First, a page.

When Dt. Cronin spoke with Lauren’s brother Lakeem, he told him that Lauren was indeed expired and her body had been removed from the scene. He told Mr. Jetter that Lauren met a man later identified as Mr. Matthew Lafountain on a dating website called Bumble for the first time. He explained that Mr. LaFountain came to visit Lauren and she seemed to be feeling ill. He went further into detail and told Mr. Jetter that Mr. Lafountain stated Lauren went to meet Mr. Jetter at 9:30pm and stayed outside for a few minutes, came back, and began to vomit uncontrollably. Dt. Cronin then told Lauren’s brother that Mr. Lafountain also stated that he carried her into her bed, and laid with her checking on her twice, once at 3:00am and the next at 6:30am when he noticed she was bleeding out of her nose and mouth. Lakeem then asked Dt. Cronin “Are you investigating this?” He responded to Lakeem and said “I don’t think there is anything to investigate, he seems like a really great guy. I was here when the medical examiner investigated and there are no signs of foul play and they were both fully dressed”. Dt. Cronin then stated that he would be willing to come to the scene at 33 Plymouth Street and speak with them and they agreed. They continued to wait in front of the home upset, grieving, and confused for 45 minutes to be unmet with Dt. Cronin or anyone from the Bridgeport Police Department. Mr. Jetter and Ms. Fields then left the scene of the incident and gave Dt. Cronin’s phone number to Lauren’s father Everett Smith. Mr. Smith then called Dt. Cronin to clarify then information given earlier to Lauren’s brother Lakeem. When Mr. Smith called Dt. Cronin he was met with a response that said “I already talked to your ex wife, and you can talk to her”. Mr. Smith then stated that he had his own questions that he wanted to ask Dt. Cronin that were not previously asked. Dt. Cronin then said it was late, he was off work, and could not continue to communicate. Upset and feeling like they were not being heard, Mr. Jetter called Dt. Cronin again for Dt. Cronin to answer and say “Why do you keep calling me, I told you everything I know” and continued to hang up in his face.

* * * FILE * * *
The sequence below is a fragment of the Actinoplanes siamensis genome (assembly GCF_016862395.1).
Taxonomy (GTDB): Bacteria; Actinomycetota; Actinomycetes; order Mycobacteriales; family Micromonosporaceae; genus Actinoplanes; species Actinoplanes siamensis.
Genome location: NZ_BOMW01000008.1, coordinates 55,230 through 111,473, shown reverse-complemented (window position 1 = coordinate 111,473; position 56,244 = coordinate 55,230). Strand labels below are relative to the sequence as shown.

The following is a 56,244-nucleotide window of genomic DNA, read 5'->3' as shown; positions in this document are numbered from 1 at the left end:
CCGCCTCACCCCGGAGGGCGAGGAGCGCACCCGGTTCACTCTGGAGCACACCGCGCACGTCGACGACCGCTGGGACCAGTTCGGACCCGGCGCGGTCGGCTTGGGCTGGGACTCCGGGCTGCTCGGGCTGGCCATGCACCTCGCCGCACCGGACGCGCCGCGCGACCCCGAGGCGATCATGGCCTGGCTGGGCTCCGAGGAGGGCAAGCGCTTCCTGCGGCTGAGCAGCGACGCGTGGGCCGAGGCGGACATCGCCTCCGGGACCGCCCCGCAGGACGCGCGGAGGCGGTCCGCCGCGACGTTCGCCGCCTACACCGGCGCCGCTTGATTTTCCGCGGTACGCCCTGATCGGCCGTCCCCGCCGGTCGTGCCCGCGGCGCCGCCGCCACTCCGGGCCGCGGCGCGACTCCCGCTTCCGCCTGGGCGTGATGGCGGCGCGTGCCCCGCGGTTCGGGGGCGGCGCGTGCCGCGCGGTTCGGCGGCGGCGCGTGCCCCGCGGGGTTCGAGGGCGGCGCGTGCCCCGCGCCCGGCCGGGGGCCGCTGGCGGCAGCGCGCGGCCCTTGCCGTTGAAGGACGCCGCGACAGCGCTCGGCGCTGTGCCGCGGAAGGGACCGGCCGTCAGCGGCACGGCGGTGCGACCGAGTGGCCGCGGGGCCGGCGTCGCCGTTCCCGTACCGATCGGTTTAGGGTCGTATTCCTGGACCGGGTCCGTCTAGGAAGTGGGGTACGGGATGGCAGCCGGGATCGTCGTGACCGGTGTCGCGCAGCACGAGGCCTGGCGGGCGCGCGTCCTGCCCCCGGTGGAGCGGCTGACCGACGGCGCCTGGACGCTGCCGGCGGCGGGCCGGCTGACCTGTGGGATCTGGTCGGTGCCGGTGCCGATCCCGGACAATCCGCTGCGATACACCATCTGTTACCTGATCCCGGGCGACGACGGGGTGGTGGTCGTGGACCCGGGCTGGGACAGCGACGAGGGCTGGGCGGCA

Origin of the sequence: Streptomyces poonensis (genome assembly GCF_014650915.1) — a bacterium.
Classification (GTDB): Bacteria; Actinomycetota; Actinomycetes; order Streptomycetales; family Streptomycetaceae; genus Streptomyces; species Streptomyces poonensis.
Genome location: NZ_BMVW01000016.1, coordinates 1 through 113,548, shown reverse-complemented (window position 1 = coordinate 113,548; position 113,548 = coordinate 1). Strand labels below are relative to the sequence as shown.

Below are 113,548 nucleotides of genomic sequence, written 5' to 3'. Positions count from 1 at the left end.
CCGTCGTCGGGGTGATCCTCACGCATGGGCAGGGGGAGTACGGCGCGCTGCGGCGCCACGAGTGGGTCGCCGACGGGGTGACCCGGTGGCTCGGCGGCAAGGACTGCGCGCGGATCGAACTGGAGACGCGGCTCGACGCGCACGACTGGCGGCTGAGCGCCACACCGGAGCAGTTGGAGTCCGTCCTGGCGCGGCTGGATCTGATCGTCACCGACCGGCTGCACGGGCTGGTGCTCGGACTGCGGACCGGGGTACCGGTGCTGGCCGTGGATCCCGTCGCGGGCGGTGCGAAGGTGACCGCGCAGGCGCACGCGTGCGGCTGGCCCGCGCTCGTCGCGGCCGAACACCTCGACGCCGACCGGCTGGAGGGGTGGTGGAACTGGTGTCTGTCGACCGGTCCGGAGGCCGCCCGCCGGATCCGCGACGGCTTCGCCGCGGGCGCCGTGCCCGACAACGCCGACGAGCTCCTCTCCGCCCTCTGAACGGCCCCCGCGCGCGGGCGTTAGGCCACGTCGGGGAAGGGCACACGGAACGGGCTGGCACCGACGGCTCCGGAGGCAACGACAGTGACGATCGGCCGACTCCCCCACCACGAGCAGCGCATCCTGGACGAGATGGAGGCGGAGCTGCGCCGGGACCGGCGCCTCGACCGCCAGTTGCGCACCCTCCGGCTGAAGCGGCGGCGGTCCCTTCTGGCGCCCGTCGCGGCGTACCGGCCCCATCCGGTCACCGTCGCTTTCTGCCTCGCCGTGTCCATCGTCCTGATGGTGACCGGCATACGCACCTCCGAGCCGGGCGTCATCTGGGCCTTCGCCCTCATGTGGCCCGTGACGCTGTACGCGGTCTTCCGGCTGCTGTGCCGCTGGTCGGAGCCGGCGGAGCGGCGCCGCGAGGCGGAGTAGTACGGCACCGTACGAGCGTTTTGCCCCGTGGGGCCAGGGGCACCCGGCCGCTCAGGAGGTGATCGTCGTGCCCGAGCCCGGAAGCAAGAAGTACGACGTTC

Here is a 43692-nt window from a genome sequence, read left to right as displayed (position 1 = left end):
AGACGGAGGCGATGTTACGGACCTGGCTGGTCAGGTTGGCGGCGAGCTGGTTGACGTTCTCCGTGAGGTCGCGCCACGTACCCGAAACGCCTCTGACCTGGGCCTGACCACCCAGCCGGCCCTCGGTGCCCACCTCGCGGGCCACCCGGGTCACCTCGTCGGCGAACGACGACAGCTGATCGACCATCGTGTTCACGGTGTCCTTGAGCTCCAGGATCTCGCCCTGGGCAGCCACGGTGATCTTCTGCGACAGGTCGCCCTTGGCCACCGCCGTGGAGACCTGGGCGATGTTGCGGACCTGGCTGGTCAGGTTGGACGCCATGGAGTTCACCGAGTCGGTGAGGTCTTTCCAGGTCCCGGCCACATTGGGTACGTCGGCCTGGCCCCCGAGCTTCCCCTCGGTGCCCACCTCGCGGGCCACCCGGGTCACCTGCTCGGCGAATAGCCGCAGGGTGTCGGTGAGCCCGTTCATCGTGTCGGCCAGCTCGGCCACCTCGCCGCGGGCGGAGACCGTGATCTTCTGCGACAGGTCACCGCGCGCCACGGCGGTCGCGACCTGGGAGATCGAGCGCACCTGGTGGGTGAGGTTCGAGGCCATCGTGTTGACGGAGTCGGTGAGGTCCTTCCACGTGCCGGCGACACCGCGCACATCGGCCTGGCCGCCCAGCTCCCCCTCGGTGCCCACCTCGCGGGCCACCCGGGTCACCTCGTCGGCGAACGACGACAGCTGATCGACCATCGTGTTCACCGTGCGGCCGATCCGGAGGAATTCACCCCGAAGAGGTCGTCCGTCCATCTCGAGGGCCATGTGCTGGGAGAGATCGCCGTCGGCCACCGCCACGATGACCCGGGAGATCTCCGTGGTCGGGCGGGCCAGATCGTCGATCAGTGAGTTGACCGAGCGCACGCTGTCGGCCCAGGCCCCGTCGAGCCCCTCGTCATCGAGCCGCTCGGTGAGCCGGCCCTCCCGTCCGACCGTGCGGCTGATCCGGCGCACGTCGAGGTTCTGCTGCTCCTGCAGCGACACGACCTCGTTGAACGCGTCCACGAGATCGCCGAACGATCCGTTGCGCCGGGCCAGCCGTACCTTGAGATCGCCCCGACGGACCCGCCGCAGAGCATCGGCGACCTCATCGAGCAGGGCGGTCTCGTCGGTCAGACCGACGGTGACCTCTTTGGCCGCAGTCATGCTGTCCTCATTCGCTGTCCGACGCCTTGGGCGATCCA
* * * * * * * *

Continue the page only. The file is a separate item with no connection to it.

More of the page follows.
No one deserves that kind of treatment, and Black people know this treatment all too well.
We’ll keep you updated on Lauren Smith-Fields’ case as things continue to develop.